Last week, the Rolling Stones announced a summer concert in Hyde Park – an echo of one of the biggest pop culture events of the 60s. What do those who were there remember?
It really wasn't all about the Stones. King Crimson, Roy Harper and the late Alexis Korner all featured in the seminal cultural event of that British summer.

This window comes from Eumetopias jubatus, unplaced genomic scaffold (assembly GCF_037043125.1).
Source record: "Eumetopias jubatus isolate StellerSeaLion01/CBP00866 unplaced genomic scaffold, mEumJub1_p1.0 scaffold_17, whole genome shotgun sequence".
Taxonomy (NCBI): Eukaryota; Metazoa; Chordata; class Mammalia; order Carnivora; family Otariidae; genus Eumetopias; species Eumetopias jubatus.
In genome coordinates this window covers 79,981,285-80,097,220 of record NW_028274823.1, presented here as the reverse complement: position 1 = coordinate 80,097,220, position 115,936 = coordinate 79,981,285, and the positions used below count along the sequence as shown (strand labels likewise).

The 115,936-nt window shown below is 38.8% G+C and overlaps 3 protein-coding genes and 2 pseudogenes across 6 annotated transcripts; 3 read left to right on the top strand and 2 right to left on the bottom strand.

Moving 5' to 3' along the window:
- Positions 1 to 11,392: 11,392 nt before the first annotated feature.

King Crimson nearly stole the show, playing songs from their forthcoming landmark album In the Court of the Crimson King. "It was a lovely sunny day, and it launched us," the band's manager, David Enthoven, remembers. "We overran, and there was a lot of waving at me by the Stones' stage manager. But we had to finish, and we did, with me crouching under the stage sounding an air-raid siren [which everyone in the crowd remembers, without knowing exactly why or whence it came]." Drummer Michael Giles says: "Hyde Park was a special and prestigious event for us. It was the first time we had played to tens of thousands of people in the open air. Being almost unknown, we were free to walk through the crowds unobserved."